SINGAPORE - The demand for tech talent here is still high amid the spate of tech firms laying off staff worldwide, said labour chief Ng Chee Meng on Friday.
He urged those who have lost their jobs to consider applying for some 400 jobs on offer at the Infocomm Jobs and Skills Fair at the National Trades Union Congress (NTUC) Centre in Marina Bay on Friday. The fair is open online till Nov 25.
The fair comes after major tech firm Meta laid off at least 50 employees in Singapore as it slashed 11,000 jobs worldwide to cut costs. An unknown number of Twitter employees here were also affected as the social media giant cut 3,700 jobs worldwide.
Mr Ng, who is NTUC’s secretary-general, told The Straits Times: “In the local space, there is a lot of aggregate demand for tech talent… With this job fair, we are trying to help match those already equipped with the skills to jobs that are available.”
The lack of tech talent here means that opportunities are open even to those who have not worked in a while and others who are keen on a mid-career switch to tech, he added.
Mr Ng also urged those in the industry to adopt an adaptive mindset and keep their skills updated as the tech sector evolves rapidly.
About 135 job seekers attended the fair in the hope of landing one of the 400 roles on offer by some 30 firms such as Accenture and Amazon Web Services (AWS). The hybrid event was jointly organised by NTUC’s Employment and Employability Institute (e2i), Tech Talent Assembly (TTAB) and AWS.
The openings cover a wide range of roles in tech firms, from cloud engineers and data analysts to positions in sales, design and human resource management.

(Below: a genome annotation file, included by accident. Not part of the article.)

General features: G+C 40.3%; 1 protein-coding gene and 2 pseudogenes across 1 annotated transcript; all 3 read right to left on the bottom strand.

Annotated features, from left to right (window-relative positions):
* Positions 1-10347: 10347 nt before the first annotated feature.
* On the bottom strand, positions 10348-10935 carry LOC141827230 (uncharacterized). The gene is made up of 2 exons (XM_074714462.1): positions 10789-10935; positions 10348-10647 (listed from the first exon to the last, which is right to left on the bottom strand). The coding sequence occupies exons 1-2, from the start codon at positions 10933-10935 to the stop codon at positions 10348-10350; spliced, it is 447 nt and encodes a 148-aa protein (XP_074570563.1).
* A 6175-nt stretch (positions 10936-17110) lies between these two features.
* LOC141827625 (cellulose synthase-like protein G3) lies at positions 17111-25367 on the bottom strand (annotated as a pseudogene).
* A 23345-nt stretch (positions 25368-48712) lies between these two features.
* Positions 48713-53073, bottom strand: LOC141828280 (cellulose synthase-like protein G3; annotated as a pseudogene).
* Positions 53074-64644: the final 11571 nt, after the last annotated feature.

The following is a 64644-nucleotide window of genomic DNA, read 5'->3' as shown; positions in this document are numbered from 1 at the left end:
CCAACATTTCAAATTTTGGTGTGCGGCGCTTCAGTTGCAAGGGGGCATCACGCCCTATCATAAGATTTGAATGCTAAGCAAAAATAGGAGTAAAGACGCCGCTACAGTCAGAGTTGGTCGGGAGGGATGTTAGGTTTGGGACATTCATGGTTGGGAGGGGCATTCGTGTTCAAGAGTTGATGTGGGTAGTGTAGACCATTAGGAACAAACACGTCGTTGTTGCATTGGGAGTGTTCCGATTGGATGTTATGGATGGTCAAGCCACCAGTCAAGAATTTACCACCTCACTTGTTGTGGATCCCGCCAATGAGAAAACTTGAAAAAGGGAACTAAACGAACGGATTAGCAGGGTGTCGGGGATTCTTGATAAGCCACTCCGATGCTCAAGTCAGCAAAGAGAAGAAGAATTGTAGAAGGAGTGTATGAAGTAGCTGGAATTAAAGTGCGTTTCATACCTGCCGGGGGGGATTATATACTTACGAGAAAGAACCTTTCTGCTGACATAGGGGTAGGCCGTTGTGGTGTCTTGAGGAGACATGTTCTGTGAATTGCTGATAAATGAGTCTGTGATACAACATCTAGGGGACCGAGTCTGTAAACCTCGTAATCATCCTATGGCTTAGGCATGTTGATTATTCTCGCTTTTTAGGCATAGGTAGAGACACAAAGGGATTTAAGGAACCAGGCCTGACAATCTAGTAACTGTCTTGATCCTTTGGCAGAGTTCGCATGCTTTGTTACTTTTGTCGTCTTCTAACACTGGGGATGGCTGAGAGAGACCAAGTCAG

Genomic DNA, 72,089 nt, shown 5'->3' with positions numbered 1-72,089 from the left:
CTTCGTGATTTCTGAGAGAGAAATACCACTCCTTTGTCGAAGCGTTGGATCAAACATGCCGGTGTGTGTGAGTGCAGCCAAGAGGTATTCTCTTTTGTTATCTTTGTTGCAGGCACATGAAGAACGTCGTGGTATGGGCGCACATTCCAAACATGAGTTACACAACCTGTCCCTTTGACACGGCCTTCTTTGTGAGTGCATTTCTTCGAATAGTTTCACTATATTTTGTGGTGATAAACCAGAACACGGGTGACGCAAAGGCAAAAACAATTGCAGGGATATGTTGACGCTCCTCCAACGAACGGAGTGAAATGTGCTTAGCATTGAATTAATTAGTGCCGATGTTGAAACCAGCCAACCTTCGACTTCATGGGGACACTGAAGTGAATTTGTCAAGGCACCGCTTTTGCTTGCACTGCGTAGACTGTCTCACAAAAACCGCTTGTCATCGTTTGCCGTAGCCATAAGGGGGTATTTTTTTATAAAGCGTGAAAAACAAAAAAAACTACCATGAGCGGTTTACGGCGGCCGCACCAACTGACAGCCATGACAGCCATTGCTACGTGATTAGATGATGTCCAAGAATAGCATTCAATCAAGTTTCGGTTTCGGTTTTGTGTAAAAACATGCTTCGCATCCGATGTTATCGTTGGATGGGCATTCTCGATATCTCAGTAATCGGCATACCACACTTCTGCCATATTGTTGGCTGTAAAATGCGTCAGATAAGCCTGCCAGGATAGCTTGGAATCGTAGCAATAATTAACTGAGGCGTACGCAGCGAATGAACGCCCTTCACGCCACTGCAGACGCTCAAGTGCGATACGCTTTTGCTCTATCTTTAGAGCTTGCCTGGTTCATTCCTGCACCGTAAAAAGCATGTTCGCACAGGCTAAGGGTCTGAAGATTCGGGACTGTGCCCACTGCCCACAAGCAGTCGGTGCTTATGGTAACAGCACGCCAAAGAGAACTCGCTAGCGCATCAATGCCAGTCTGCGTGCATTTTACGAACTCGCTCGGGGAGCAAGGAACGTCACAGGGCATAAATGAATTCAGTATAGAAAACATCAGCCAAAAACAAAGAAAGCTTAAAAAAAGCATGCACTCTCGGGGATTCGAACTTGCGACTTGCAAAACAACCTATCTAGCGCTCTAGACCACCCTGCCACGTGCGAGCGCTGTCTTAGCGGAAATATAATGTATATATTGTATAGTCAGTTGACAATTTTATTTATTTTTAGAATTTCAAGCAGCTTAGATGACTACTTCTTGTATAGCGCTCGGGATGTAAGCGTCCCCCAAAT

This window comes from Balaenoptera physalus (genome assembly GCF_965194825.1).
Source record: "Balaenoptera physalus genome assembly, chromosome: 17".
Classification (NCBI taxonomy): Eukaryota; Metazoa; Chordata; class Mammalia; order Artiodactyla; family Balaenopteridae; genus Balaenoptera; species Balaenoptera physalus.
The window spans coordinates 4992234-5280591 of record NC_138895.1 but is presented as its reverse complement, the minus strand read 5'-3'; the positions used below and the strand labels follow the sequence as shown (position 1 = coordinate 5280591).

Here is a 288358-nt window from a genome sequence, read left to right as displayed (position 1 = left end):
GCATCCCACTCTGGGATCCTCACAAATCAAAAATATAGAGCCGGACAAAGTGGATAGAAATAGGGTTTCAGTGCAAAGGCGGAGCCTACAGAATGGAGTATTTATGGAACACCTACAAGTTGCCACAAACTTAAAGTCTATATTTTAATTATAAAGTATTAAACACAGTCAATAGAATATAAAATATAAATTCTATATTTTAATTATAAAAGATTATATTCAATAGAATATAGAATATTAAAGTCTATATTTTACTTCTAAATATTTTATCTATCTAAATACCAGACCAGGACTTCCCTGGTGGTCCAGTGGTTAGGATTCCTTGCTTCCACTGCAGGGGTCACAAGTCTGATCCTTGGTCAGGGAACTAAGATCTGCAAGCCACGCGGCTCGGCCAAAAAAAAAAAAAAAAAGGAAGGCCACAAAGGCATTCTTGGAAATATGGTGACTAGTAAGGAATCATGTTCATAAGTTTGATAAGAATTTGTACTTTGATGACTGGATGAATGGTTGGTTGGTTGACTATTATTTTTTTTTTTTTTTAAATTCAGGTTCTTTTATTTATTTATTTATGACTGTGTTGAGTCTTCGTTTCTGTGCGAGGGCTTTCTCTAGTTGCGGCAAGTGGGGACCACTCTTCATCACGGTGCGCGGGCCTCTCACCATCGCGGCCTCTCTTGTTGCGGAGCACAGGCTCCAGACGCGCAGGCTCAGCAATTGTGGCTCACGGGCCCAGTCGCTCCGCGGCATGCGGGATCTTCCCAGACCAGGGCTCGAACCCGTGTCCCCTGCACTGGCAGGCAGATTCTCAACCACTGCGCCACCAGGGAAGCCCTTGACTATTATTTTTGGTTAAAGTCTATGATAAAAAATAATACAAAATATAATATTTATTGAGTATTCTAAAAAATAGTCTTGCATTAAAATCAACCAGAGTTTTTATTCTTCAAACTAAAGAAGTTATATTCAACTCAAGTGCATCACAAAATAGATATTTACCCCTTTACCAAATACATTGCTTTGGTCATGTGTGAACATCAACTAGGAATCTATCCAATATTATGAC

Mr Ng encouraged job seekers to tap the courses and traineeships available at the fair to find a way into tech. These include AWS’ re/Start programme, which was launched in June to provide training for tech roles, and career coaching services to help job hunters in their search.
TTAB president Ng Tiong Gee said reskilled workers are important to the talent-strapped industry as experienced workers in tech are hard to find.
Said Mr Ng: “They are not easy to find and they are very expensive. The number of people needed in the industry is going to grow... Where are they going to come from?”
He cited research commissioned by AWS that predicted cyber-security and cloud-related roles would be the top two most in-demand roles by employers by 2025.
Cloud-related roles are sure to be in demand in the coming years, said AWS public sector country manager Elsie Tan, adding that 65 per cent of workers indicated in the firm’s research they need cloud-related training by 2025 to progress in their careers.
Regarding the recent layoffs, Mr Ng said: “A lot of jobs have been changed by tech, so if workers don’t reskill, it will be hard to keep a job.”
Some job seekers at the fair, when interviewed, said it would be tough to switch to the tech sector but that the courses and traineeships on offer would help prepare them for new roles.
Mr Mohamad Ajmal, 41, who works at a money exchange in Bugis, said he was considering the training programmes to help him make his dream move into the tech industry.
“I have learnt some basics in coding but am still not very familiar. The traineeship programmes and advice can help make me more comfortable in a new role. I’d also like to find out if the role is a good fit for me,” he added.
A business analyst who gave his name only as Mr Lin, 36, said he was keen to find a cloud-related job, but was not confident he has the expertise as he has had several unsuccessful job applications despite attending multiple courses.
Mr Lin added: “I’ve taken up online courses in data analysis and sciences, but I am not sure if it is enough. The assessments for these roles are difficult to complete.”
Former associate program manager Fadil Ismail, 38, said he turned to an e2i career coach to help him prepare a resume that suited the demands of tech firms.
The father of four, who was laid off in March by a leading tech firm, said he also signed up for a nine-month data training course to keep up with changing tech trends while he searches for a full-time position.
“After seven years at that firm, maybe I grew complacent, thinking that nothing would happen to me. Now that I am back looking for a job, I think some of my skills might need to be updated. So I must keep learning,” he added.
For more on the job fair, visit https://uspur.e2i.com.sg/1122